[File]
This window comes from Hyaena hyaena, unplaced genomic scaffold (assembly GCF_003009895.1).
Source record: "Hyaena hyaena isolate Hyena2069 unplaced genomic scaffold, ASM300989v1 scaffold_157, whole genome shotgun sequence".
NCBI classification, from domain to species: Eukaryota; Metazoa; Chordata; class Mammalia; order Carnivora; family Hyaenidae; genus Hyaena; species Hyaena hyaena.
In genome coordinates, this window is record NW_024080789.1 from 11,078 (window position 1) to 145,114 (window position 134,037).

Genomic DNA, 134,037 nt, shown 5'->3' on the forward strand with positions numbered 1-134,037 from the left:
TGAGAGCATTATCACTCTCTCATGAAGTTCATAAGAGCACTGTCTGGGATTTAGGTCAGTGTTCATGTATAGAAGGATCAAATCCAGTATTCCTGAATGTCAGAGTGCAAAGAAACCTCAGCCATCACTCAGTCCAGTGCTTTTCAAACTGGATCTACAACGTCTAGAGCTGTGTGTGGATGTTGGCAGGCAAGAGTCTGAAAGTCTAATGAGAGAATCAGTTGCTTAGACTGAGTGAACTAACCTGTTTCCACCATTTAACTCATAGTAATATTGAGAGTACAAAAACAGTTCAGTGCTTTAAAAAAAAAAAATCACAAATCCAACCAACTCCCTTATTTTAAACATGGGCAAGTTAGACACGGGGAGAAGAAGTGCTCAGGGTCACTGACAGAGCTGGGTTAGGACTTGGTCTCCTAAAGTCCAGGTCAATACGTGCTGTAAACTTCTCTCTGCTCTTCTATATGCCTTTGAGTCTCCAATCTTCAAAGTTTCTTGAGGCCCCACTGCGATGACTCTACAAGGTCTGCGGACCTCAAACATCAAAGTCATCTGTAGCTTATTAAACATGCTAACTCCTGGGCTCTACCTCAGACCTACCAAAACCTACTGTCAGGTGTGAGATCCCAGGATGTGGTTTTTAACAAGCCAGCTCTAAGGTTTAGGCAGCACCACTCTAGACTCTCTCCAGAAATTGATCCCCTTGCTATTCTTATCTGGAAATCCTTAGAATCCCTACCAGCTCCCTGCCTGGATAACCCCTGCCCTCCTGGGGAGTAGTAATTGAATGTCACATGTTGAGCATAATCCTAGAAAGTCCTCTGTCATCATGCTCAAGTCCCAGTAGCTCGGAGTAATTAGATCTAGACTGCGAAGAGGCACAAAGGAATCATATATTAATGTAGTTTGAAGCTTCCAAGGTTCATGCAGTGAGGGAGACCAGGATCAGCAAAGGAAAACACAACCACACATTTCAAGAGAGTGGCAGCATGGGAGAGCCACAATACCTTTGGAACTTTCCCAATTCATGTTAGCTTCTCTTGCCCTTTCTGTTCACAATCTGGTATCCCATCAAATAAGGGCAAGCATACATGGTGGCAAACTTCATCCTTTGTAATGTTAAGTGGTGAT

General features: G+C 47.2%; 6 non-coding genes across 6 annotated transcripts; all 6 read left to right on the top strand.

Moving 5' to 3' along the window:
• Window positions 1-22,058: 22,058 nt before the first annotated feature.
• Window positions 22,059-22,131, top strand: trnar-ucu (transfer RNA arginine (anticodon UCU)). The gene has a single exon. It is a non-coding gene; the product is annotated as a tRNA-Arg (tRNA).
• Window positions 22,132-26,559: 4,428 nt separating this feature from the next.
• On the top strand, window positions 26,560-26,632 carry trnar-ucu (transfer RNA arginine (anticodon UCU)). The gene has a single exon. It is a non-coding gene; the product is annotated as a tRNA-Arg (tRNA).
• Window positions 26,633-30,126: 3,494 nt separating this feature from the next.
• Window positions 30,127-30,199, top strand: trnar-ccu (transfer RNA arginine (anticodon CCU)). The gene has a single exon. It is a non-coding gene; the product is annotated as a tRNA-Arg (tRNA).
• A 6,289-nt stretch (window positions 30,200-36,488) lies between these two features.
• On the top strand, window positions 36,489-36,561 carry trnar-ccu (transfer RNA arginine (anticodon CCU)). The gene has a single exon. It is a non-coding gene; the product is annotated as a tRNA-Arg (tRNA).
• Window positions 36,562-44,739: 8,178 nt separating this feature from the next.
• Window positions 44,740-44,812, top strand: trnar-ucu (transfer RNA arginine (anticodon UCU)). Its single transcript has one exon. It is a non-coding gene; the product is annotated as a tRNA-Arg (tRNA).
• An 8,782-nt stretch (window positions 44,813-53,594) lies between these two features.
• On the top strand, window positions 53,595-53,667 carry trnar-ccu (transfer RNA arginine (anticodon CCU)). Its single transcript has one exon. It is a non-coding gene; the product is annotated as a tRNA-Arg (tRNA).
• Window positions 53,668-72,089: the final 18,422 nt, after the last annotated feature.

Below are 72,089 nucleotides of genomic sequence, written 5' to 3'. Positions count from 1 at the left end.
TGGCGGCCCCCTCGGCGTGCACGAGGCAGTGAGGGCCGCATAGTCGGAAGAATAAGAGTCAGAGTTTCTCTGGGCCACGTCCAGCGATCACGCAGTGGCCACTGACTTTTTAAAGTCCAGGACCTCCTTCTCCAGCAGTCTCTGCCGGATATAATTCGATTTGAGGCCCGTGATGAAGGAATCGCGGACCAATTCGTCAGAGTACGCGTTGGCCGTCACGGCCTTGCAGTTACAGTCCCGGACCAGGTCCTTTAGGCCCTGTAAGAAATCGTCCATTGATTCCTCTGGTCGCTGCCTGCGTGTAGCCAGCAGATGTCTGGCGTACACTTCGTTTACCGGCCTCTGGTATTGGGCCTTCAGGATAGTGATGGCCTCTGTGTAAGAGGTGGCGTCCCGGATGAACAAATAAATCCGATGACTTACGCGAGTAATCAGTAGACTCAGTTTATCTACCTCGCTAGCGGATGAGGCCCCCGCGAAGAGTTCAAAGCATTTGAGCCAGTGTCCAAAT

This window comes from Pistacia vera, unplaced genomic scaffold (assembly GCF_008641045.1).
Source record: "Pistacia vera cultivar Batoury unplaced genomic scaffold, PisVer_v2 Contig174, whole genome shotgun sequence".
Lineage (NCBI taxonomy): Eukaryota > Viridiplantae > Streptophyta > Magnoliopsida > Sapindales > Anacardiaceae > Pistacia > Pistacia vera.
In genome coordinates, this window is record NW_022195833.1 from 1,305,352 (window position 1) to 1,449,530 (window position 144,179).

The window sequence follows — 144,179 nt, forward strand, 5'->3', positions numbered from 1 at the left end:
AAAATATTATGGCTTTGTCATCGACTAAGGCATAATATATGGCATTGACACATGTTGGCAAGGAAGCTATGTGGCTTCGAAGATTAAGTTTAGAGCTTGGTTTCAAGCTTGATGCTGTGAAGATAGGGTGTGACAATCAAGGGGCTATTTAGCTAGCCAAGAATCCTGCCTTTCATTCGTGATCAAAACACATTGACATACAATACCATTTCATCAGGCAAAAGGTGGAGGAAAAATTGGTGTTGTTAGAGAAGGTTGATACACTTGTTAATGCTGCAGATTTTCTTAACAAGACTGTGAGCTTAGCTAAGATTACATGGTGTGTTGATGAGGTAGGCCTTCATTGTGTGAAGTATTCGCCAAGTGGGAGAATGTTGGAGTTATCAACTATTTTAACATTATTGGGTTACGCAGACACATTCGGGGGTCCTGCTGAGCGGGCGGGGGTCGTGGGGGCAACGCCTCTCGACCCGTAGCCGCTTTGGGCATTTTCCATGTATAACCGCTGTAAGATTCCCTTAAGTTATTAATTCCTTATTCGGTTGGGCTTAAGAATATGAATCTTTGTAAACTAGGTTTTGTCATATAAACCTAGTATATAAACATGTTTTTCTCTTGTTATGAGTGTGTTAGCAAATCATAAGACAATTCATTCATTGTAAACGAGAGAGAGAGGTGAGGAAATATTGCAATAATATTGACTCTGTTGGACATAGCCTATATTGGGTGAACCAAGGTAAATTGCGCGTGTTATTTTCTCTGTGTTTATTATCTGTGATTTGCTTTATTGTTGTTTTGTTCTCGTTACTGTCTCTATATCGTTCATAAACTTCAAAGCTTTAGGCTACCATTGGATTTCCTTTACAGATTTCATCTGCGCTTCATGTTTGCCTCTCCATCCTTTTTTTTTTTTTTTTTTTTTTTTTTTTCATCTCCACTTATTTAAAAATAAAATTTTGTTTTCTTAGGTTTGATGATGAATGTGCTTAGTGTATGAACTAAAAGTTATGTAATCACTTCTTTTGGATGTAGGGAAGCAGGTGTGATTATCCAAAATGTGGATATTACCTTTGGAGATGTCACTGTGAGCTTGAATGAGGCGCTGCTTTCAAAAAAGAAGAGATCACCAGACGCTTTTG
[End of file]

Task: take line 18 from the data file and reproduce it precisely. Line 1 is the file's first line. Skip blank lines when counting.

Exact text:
• Window positions 44,740-44,812, top strand: trnar-ucu (transfer RNA arginine (anticodon UCU)). Its single transcript has one exon. It is a non-coding gene; the product is annotated as a tRNA-Arg (tRNA).